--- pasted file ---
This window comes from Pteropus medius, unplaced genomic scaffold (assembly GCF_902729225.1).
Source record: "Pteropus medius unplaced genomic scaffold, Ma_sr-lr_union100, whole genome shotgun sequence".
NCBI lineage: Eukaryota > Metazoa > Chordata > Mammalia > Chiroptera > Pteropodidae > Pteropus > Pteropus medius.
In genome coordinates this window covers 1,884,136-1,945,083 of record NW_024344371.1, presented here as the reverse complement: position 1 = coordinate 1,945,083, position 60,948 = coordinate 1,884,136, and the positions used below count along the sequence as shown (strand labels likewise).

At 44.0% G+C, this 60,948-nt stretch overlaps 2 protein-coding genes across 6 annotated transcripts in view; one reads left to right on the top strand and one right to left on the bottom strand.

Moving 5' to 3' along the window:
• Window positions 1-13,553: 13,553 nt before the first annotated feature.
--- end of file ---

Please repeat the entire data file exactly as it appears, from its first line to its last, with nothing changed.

This window comes from Pteropus medius, unplaced genomic scaffold (assembly GCF_902729225.1).
Source record: "Pteropus medius unplaced genomic scaffold, Ma_sr-lr_union100, whole genome shotgun sequence".
NCBI lineage: Eukaryota > Metazoa > Chordata > Mammalia > Chiroptera > Pteropodidae > Pteropus > Pteropus medius.
In genome coordinates this window covers 1,884,136-1,945,083 of record NW_024344371.1, presented here as the reverse complement: position 1 = coordinate 1,945,083, position 60,948 = coordinate 1,884,136, and the positions used below count along the sequence as shown (strand labels likewise).

At 44.0% G+C, this 60,948-nt stretch overlaps 2 protein-coding genes across 6 annotated transcripts in view; one reads left to right on the top strand and one right to left on the bottom strand.

Moving 5' to 3' along the window:
• Window positions 1-13,553: 13,553 nt before the first annotated feature.